course in life
set early at East Carolina
Tenacity, discipline were lessons learned
from '66 club
Jim Gudger in his
days at ECU (Photo: ECU SID)
the East Carolina freshman football team may have been, pound-for-pound,
the toughest ever assembled under the Pirate flag. Jim Gudger was one of
it was the fact that the team was made up largely of rough and tumble
mavericks, or perhaps the players were simply the last of the old school.
Whatever it was that was in the air around that special team, Gudger
inhaled a bunch of it and it has permeated his soul.
today, as involved in East Carolina football as he was when he was
strapping on the foil every day and competing on Saturdays.
spirit instilled in him by his coach, Dr. Henry Vansant, and his teammates
is one of self-reliance and trust in those who have stood alongside in
the tough times.
complete sense, then, that Gudger tackles his livelihood on his own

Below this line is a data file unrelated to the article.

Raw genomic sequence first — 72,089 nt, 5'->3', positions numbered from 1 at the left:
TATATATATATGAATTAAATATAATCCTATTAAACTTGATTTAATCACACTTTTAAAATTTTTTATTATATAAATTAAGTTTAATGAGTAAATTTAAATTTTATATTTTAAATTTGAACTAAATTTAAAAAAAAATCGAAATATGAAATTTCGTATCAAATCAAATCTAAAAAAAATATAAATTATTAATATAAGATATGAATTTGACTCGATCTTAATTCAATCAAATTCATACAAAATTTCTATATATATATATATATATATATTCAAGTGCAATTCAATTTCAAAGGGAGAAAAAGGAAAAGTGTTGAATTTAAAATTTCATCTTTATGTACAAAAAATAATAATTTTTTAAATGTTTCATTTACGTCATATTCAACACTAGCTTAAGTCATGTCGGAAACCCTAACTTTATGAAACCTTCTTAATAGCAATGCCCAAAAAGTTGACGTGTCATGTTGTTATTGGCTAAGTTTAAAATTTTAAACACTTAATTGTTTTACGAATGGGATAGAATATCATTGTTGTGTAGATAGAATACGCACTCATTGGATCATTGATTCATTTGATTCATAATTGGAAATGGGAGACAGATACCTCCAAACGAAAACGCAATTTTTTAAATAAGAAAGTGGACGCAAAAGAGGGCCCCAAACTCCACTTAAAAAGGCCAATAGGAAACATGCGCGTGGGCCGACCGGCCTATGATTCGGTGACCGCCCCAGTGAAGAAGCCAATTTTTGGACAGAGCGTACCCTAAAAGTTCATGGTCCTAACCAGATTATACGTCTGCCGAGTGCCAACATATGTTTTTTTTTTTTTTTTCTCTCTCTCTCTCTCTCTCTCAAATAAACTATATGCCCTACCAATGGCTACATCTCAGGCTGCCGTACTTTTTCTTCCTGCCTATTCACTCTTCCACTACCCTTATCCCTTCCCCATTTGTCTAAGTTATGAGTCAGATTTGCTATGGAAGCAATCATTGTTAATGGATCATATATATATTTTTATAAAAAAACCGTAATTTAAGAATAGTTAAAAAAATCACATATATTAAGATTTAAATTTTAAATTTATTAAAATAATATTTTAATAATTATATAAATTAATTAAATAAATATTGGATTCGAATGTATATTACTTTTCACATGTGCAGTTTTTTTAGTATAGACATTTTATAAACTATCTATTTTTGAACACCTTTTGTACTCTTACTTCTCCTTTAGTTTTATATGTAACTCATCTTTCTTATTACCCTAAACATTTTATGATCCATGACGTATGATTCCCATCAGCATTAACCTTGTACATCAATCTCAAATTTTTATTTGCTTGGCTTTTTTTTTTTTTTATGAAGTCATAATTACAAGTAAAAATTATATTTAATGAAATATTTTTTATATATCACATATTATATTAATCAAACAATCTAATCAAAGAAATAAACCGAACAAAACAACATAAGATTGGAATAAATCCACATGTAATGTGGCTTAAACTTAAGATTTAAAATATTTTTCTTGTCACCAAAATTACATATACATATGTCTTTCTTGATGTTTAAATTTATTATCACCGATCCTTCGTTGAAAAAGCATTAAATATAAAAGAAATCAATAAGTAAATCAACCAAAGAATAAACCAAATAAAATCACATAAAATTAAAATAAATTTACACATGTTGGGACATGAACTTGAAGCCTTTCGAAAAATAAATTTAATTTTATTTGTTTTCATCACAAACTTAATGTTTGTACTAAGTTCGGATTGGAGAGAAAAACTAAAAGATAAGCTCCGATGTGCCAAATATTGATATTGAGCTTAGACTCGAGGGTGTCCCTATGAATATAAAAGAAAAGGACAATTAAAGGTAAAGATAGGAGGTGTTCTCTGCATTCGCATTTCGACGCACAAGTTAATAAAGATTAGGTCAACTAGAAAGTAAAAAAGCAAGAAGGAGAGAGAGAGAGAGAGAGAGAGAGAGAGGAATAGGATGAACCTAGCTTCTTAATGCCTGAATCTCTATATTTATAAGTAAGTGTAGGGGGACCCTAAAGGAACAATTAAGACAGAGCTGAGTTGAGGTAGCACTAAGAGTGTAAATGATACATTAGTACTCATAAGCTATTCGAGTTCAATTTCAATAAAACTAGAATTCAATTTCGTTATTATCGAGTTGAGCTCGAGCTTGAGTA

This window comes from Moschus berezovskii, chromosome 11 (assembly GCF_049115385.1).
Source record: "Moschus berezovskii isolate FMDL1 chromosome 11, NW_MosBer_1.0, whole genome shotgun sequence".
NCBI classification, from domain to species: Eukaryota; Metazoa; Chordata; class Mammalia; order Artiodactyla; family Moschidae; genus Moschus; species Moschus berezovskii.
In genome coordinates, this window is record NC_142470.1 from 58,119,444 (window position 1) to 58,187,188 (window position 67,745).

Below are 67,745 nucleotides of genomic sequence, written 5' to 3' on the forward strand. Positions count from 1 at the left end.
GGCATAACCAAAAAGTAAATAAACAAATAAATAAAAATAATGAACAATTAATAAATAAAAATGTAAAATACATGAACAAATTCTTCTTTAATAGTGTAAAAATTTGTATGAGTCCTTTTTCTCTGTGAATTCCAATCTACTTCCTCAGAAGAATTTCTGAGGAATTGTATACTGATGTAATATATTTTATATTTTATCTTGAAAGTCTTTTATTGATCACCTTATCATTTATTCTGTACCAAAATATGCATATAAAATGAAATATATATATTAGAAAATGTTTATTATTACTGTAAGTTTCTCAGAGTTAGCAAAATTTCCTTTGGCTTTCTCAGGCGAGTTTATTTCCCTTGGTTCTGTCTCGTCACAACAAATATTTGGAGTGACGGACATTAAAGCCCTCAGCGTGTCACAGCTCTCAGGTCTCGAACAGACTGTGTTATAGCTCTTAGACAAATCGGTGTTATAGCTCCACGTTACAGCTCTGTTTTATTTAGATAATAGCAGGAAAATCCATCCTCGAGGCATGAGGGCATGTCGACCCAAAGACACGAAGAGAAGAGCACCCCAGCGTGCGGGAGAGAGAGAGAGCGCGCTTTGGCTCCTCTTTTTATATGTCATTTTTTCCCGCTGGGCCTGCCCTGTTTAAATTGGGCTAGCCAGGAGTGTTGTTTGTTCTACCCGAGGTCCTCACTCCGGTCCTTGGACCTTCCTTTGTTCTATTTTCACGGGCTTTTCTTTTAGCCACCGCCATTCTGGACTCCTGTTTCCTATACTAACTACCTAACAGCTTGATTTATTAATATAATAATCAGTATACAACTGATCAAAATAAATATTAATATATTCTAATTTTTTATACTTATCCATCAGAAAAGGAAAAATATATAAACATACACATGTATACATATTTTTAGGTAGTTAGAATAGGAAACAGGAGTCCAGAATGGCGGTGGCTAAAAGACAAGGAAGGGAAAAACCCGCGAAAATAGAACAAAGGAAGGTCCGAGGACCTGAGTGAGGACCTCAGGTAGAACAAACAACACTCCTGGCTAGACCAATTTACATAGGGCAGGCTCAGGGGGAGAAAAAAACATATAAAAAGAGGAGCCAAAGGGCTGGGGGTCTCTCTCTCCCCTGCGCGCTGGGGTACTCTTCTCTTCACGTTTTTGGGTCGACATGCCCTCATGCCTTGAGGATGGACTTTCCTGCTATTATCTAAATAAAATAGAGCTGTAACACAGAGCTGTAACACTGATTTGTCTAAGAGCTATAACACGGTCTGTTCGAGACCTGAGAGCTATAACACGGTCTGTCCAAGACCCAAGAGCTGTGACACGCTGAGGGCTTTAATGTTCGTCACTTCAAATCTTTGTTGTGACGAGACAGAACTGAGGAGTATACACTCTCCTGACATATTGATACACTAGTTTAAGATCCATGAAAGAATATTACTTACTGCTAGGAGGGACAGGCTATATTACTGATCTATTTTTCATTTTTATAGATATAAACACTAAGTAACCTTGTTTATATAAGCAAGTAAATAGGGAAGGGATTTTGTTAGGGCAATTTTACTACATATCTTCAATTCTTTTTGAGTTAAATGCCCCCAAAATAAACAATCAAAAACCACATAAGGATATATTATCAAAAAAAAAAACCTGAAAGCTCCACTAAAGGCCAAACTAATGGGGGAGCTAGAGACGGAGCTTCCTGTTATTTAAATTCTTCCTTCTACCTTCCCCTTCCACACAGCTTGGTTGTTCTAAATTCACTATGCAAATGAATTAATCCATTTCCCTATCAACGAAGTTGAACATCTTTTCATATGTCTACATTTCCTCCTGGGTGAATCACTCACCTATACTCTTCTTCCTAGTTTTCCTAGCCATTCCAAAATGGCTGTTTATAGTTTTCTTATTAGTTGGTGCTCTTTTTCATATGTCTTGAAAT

terms. He is an entrepreneur. His philosophy: Why trust anyone else with
his future. And, frankly, that is the way he played.
takes tenacity,” Gudger said of making your own way in business.
“Especially when things look grim. You got to put your head down for
three more yards. Some people quit and a lot have, but I just keep going
and I’m doing alright.”
spirit was clearly crafted during his time at ECU and it has driven him
on his quest to be his own boss.
is cautious with his trust. This explains his long-time partnership with
one of the Pirates’ greatest-ever running backs, Butch Colson.
idea of being tenacious about something,” Gudger said, "that's something
I seem to have been adept at all along. You know, I never took one of
those tests that tells you what you should do for a living. Butch and I
were very successful in the mid-‘80s and became very successful at
and Colson felt it was time to form their own company, but it drew the
ire of their former company. Butch took one path, Gudger the other.
formed his own deal and the company sued,” Gudger said. “I decided to